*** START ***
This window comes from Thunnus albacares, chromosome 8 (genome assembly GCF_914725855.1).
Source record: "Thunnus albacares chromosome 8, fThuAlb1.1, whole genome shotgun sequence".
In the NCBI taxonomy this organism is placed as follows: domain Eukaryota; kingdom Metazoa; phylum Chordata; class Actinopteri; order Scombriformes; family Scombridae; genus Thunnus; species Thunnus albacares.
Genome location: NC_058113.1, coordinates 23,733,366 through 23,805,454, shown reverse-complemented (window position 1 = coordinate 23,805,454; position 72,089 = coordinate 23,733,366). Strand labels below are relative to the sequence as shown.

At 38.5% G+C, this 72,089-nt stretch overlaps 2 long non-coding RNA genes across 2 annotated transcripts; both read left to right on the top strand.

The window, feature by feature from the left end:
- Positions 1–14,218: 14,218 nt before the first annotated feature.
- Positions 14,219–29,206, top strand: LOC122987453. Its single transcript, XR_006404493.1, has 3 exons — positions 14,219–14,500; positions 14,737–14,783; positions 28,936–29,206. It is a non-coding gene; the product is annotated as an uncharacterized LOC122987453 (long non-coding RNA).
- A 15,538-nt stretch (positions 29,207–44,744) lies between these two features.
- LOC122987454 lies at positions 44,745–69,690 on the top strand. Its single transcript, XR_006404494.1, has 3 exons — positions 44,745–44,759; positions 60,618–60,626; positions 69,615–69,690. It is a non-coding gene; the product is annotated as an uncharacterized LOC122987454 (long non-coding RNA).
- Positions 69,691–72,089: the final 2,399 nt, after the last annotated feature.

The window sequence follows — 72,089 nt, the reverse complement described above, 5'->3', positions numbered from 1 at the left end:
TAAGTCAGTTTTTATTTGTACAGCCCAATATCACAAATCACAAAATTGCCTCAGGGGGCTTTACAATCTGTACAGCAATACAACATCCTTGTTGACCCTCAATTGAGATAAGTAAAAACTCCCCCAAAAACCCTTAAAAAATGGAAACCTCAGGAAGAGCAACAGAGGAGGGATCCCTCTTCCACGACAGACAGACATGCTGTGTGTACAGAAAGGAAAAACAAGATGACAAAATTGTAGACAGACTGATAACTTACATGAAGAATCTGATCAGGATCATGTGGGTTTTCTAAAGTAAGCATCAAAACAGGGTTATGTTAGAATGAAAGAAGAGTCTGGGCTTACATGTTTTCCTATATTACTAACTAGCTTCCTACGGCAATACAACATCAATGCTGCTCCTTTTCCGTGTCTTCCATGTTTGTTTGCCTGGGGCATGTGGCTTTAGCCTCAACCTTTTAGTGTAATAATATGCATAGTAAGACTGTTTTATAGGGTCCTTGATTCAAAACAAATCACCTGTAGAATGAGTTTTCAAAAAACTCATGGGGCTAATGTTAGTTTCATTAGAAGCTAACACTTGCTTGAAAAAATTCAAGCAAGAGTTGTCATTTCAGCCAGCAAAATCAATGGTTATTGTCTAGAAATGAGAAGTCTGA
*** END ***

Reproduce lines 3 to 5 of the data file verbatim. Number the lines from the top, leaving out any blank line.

In the NCBI taxonomy this organism is placed as follows: domain Eukaryota; kingdom Metazoa; phylum Chordata; class Actinopteri; order Scombriformes; family Scombridae; genus Thunnus; species Thunnus albacares.
Genome location: NC_058113.1, coordinates 23,733,366 through 23,805,454, shown reverse-complemented (window position 1 = coordinate 23,805,454; position 72,089 = coordinate 23,733,366). Strand labels below are relative to the sequence as shown.

At 38.5% G+C, this 72,089-nt stretch overlaps 2 long non-coding RNA genes across 2 annotated transcripts; both read left to right on the top strand.